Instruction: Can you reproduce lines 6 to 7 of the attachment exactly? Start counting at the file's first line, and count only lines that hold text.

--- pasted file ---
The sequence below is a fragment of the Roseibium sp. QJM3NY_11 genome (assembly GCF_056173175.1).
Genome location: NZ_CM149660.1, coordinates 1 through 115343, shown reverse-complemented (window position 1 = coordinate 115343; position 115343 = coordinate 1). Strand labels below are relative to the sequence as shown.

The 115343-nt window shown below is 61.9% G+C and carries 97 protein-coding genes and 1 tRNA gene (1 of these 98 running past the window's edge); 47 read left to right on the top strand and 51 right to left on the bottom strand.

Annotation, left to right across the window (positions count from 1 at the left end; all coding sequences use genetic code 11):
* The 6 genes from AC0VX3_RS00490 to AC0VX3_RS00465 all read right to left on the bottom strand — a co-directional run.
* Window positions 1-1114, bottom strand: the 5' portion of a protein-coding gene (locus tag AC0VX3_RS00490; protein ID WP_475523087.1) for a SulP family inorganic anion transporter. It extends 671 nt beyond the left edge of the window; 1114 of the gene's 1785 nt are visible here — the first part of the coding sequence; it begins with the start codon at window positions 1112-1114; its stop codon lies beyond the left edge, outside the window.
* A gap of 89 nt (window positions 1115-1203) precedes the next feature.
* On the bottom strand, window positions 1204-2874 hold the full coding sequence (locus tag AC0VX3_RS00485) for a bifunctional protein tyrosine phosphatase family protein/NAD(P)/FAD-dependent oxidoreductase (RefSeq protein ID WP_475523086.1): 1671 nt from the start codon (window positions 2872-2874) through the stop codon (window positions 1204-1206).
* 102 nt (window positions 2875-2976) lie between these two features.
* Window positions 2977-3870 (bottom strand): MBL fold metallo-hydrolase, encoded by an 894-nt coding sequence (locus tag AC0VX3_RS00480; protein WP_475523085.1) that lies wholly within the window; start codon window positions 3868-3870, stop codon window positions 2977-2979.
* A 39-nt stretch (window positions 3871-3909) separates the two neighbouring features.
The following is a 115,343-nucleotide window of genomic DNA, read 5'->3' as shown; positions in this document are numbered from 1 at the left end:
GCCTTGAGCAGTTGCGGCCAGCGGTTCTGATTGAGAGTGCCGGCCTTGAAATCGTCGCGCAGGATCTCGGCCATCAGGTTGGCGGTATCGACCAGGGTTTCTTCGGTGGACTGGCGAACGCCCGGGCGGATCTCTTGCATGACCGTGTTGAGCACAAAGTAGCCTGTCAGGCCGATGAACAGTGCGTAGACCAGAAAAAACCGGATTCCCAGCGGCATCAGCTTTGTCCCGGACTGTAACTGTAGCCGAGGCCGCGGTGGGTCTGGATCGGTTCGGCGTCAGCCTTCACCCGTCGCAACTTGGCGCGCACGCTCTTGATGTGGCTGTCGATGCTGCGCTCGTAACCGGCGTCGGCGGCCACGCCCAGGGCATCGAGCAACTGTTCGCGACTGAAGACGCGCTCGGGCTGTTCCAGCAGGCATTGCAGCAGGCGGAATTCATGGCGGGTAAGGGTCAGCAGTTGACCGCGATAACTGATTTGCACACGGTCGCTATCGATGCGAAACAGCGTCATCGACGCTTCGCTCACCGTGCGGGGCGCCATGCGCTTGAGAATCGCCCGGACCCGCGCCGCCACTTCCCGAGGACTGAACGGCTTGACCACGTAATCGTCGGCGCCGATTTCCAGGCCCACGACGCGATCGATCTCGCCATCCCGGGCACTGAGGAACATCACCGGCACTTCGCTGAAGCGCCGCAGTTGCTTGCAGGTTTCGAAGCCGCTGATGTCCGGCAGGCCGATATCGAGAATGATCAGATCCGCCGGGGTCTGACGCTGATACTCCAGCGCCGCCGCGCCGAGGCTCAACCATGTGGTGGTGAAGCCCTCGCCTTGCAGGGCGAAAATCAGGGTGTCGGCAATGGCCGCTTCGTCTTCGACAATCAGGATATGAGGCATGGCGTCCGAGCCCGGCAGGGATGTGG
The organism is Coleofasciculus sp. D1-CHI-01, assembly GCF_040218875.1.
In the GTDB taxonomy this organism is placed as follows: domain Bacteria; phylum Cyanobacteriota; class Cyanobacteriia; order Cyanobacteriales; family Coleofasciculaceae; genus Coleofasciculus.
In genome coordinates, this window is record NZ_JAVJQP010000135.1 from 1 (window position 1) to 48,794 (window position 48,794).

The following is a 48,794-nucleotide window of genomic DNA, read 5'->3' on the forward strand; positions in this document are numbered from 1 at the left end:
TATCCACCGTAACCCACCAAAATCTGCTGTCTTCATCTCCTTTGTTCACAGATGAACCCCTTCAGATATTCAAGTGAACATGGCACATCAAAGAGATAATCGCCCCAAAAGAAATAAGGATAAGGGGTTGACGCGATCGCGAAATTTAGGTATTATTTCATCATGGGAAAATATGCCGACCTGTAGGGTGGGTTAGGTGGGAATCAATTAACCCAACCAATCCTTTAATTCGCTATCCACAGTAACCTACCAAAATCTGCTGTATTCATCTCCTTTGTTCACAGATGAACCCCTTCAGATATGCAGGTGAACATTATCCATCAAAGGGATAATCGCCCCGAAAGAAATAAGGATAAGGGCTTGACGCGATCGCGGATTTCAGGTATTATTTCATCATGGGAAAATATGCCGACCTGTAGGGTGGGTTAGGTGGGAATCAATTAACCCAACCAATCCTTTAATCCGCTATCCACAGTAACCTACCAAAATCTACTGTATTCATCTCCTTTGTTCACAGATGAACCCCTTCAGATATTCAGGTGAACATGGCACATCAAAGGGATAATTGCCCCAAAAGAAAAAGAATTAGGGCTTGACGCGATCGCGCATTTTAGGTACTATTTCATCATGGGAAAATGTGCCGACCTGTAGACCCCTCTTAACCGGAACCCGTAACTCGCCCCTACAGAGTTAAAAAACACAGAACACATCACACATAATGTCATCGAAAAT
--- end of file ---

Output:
* Window positions 1-1114, bottom strand: the 5' portion of a protein-coding gene (locus tag AC0VX3_RS00490; protein ID WP_475523087.1) for a SulP family inorganic anion transporter. It extends 671 nt beyond the left edge of the window; 1114 of the gene's 1785 nt are visible here — the first part of the coding sequence; it begins with the start codon at window positions 1112-1114; its stop codon lies beyond the left edge, outside the window.
* A gap of 89 nt (window positions 1115-1203) precedes the next feature.